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Posts for category: Dental Health

By Steven T. Riesenberg, DMD
December 23, 2021
Category: Dental Health
Tags: Toothache  

If you suffer from shooting or dull pain in your teeth or gums, difficulty chewing or swallowing, headaches, or generalized tooth or jaw pain, Dr. Steven Riesenberg, a dentist serving in Washington, NJ at Washington Family Dentistry can help you remedy this problem quickly. 

The Most Common Causes of Tooth Pain

Dr. Reisenberg’s team sees toothache patients in Washington, NJ for many common causes including:

  • Nerve root exposure
  • Decay of a tooth
  • Injury to the mouth causing tooth damage or loss in sports or another accident
  • Gum or tooth infections

Pain can sometimes seem to be because of a tooth issue even though it appears elsewhere, such as in the jaw, due to temporomandibular joint stress (TMJ) from clenching the teeth at night when you sleep or due to stress. You may also experience pain in your ears, sinuses, or even occasionally in your chest due to teeth and gum issues that need to be addressed.

When Should I Contact a Dentist for Tooth Pain?

The best time to contact your dentist is before tooth pain ever happens. Preventative care can prevent many problems that cause tooth pain like cavities, or gum disease. A regular check-up is the best way to avoid future tooth pain. That being said, if you’re experiencing tooth pain now, don’t wait for it to subside. Apply a cold rag, and call to make an appointment as soon as possible so that you can find the underlying cause of the pain and take care of it quickly. 

Are There Non-Invasive Ways of Curing Tooth Pain?

Sometimes your tooth pain can be remedied without a tooth extraction, crowns, bridges, or other invasive procedures. Sometimes these procedures are necessary, but they can also be administered while keeping you very comfortable so that you experience almost no pain. Don’t hesitate to make an appointment if your tooth issue is impeding your quality of life. Take care of it quickly before it compounds into larger problems. If you’re ready to deal with your toothache pain with a warm and caring staff guided by Dr. Reisenberg in Washington, NJ, call Washington Family Dentistry at (908) 689-5129.

By Steven T. Riesenberg, DMD
November 08, 2021
Category: Dental Health

Tooth decay in babies is preventable. It’s important to practice prevention to protect their primary teeth so their permanent teeth are in good condition for the rest of their lives. At Washington Family Dentistry, Dr. Steven Riesenberg wants to team up with you to keep your child’s teeth healthy.

It’s important to learn about baby bottle tooth decay and to visit your Washington, NJ, family dentist every six months to stay on top of signs of decay. Signs usually manifest in the form of spots on the baby’s teeth. This kind of decay occurs for several different reasons like:

  • When babies are put to bed with a bottle
  • When parents share an eating utensil with their baby
  • When babies are exposed to too much sugar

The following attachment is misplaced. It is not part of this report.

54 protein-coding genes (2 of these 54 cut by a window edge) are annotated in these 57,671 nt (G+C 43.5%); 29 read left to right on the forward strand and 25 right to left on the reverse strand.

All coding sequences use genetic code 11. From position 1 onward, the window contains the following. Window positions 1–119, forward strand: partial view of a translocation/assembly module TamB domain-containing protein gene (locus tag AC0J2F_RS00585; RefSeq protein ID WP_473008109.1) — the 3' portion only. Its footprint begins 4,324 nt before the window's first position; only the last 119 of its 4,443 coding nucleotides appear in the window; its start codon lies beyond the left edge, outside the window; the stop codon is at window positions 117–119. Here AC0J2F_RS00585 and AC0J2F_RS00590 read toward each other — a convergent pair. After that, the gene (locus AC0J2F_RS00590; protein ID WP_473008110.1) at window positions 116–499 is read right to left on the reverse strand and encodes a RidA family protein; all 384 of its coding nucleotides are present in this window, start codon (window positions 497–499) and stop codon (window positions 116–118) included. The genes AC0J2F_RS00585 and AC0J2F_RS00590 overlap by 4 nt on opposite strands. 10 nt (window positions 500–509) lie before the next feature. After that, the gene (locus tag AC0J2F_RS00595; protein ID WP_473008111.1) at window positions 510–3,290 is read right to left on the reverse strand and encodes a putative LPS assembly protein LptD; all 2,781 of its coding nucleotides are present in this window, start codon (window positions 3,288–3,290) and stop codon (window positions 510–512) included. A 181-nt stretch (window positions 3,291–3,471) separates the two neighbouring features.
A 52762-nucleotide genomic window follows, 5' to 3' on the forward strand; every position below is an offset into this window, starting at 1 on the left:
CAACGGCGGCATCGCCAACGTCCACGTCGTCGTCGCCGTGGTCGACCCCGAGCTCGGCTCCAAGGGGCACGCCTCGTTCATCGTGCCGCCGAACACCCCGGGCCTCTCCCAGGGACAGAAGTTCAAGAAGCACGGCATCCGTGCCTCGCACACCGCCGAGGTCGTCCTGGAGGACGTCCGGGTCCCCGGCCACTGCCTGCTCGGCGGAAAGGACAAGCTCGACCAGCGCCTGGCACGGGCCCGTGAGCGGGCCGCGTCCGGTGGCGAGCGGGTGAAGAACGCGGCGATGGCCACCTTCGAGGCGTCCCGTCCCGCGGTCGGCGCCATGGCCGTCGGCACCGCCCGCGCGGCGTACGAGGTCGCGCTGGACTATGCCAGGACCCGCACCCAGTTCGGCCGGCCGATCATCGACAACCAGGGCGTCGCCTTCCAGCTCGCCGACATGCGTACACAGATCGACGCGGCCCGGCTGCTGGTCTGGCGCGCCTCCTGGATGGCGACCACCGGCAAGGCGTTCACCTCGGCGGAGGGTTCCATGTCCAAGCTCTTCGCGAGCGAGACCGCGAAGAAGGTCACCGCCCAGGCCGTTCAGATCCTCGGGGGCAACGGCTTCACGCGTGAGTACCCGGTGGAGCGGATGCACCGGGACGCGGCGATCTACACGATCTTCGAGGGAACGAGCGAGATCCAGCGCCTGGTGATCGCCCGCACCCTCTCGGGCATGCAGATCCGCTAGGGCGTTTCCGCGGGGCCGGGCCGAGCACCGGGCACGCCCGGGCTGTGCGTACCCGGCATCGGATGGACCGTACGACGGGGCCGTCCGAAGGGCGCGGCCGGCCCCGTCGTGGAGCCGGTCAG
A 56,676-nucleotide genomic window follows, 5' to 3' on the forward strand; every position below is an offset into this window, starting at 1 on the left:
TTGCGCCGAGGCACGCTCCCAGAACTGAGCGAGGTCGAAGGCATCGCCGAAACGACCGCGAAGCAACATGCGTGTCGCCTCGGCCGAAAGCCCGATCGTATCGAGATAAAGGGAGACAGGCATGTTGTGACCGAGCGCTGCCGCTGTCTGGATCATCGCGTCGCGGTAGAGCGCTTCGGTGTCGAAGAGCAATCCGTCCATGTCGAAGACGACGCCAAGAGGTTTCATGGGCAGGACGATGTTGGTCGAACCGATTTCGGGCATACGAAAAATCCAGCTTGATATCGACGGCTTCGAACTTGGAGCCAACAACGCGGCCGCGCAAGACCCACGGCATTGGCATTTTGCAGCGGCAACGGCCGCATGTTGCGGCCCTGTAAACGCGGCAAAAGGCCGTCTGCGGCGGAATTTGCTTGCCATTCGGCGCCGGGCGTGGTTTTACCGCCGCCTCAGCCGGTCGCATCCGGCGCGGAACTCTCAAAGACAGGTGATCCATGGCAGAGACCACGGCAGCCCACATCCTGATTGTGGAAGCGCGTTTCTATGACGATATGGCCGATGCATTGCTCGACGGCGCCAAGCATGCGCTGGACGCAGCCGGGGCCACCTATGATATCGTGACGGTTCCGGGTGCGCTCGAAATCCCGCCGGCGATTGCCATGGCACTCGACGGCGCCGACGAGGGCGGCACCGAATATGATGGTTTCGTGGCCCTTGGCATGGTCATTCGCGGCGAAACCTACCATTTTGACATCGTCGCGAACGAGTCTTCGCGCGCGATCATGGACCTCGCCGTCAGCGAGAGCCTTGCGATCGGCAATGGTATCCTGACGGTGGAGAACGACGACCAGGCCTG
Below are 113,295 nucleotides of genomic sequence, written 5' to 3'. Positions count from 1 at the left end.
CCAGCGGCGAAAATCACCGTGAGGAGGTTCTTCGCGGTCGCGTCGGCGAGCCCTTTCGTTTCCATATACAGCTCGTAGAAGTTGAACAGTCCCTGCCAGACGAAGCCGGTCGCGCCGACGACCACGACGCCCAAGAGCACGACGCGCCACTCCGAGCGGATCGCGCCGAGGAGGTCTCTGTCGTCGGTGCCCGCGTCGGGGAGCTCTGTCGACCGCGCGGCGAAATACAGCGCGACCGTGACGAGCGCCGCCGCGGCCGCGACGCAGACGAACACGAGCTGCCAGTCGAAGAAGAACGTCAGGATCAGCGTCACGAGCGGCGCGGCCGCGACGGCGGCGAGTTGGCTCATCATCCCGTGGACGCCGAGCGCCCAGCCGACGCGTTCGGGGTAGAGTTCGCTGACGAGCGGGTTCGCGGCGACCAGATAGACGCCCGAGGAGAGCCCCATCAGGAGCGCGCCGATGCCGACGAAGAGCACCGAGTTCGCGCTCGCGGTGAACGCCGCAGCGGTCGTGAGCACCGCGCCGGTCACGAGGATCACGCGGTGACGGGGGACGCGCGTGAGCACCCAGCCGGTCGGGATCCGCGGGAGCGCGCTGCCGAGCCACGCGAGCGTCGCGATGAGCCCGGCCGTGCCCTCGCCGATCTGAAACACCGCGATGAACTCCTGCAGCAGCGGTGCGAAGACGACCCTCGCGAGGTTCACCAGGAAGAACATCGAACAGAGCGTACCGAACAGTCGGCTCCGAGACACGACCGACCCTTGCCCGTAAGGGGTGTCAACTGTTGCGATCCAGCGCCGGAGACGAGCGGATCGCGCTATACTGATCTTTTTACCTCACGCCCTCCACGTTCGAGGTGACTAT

Even breast milk can contain enough sugar to cause decay if it sits in the baby’s mouth and on their teeth for long periods of time. Fortunately, with such a small list, it’s easy to prevent baby bottle tooth decay, especially with guidance from your Washington, NJ, family dentist.

To prevent tooth decay, try these baby bottle tooth decay prevention methods:

  • Don’t share utensils with your baby or place their bottles or pacifiers in your mouth at all
  • Make sure the baby finishes the bottle before going to sleep, and if they fall asleep while feeding, remove the nipple from their mouth
  • Clean the baby’s gums after feeding with a baby-safe toothbrush or soft washcloth and using a tiny amount of child-safe toothpaste
  • Don’t coat baby pacifiers with sugary or sweet substances
  • Don’t fill their bottle with sugary drinks like juice or soda

Baby tooth decay can be hard to spot, which is why your child needs regular dental checkups as soon as their first tooth erupts or by the age of one . Clean your baby’s teeth with kid-safe fluoride toothpaste the size of a grain of rice until the age of 3 before moving on to a pea-sized amount. Make sure your baby doesn’t swallow the toothpaste. When your child is old enough to brush on their own, you should still supervise to make sure they are doing a thorough job.

For a Washington, NJ, family dentist who can provide the quality of care your child needs, trust Dr. Riesenberg at Washington Family Dentistry. Checking for tooth decay in babies should be entrusted to a professional every six months to monitor the health of their primary teeth. Setting the foundation for healthy teeth starts now. Call us at (908) 689-5129 today to book an appointment, or fill out a contact form on our website.

By Steven T. Riesenberg, DMD
September 20, 2021
Category: Dental Health

If you’ve ever felt pain after taking a bite of ice cream or drinking hot tea, you’re definitely not alone. Pain caused by extreme temperatures could be a sign of a cavity, but it’s also an issue for people who have sensitive teeth. There are many different causes for tooth sensitivity and Dr. Steven Riesenberg at Washington Family Dentistry in Washington, NJ, can help determine the cause of your toothaches and tooth sensitivity.

Causes of Tooth Sensitivity